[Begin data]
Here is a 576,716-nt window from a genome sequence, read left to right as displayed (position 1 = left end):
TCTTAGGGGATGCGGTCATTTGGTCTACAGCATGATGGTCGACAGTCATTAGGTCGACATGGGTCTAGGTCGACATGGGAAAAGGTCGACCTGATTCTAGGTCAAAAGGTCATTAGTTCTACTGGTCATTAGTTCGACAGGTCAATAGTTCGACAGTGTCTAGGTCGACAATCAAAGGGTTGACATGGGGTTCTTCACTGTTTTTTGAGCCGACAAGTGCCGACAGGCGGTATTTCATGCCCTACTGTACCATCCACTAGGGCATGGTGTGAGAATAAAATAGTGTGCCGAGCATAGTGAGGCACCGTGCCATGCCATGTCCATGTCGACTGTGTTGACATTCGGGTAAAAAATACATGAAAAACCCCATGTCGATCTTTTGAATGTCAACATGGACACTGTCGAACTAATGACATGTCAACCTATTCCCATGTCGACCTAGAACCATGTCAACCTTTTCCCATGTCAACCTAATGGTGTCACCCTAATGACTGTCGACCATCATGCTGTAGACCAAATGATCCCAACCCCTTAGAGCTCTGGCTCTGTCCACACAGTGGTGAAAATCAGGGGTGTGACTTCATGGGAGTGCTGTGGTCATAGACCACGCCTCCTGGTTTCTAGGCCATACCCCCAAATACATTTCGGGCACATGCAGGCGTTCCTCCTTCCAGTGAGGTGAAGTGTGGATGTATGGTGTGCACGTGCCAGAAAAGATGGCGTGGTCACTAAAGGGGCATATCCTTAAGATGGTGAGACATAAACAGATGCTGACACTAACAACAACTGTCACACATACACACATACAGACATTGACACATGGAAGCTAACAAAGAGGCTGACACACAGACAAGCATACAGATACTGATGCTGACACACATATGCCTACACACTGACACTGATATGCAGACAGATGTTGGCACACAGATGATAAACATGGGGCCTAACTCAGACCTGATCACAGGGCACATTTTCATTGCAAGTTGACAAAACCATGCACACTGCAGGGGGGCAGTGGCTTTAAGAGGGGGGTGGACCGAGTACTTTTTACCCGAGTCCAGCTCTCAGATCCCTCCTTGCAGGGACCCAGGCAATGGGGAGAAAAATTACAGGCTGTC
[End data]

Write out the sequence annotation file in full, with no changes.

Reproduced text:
Here is a 576,716-nt window from a genome sequence, read left to right as displayed (position 1 = left end):
TCTTAGGGGATGCGGTCATTTGGTCTACAGCATGATGGTCGACAGTCATTAGGTCGACATGGGTCTAGGTCGACATGGGAAAAGGTCGACCTGATTCTAGGTCAAAAGGTCATTAGTTCTACTGGTCATTAGTTCGACAGGTCAATAGTTCGACAGTGTCTAGGTCGACAATCAAAGGGTTGACATGGGGTTCTTCACTGTTTTTTGAGCCGACAAGTGCCGACAGGCGGTATTTCATGCCCTACTGTACCATCCACTAGGGCATGGTGTGAGAATAAAATAGTGTGCCGAGCATAGTGAGGCACCGTGCCATGCCATGTCCATGTCGACTGTGTTGACATTCGGGTAAAAAATACATGAAAAACCCCATGTCGATCTTTTGAATGTCAACATGGACACTGTCGAACTAATGACATGTCAACCTATTCCCATGTCGACCTAGAACCATGTCAACCTTTTCCCATGTCAACCTAATGGTGTCACCCTAATGACTGTCGACCATCATGCTGTAGACCAAATGATCCCAACCCCTTAGAGCTCTGGCTCTGTCCACACAGTGGTGAAAATCAGGGGTGTGACTTCATGGGAGTGCTGTGGTCATAGACCACGCCTCCTGGTTTCTAGGCCATACCCCCAAATACATTTCGGGCACATGCAGGCGTTCCTCCTTCCAGTGAGGTGAAGTGTGGATGTATGGTGTGCACGTGCCAGAAAAGATGGCGTGGTCACTAAAGGGGCATATCCTTAAGATGGTGAGACATAAACAGATGCTGACACTAACAACAACTGTCACACATACACACATACAGACATTGACACATGGAAGCTAACAAAGAGGCTGACACACAGACAAGCATACAGATACTGATGCTGACACACATATGCCTACACACTGACACTGATATGCAGACAGATGTTGGCACACAGATGATAAACATGGGGCCTAACTCAGACCTGATCACAGGGCACATTTTCATTGCAAGTTGACAAAACCATGCACACTGCAGGGGGGCAGTGGCTTTAAGAGGGGGGTGGACCGAGTACTTTTTACCCGAGTCCAGCTCTCAGATCCCTCCTTGCAGGGACCCAGGCAATGGGGAGAAAAATTACAGGCTGTC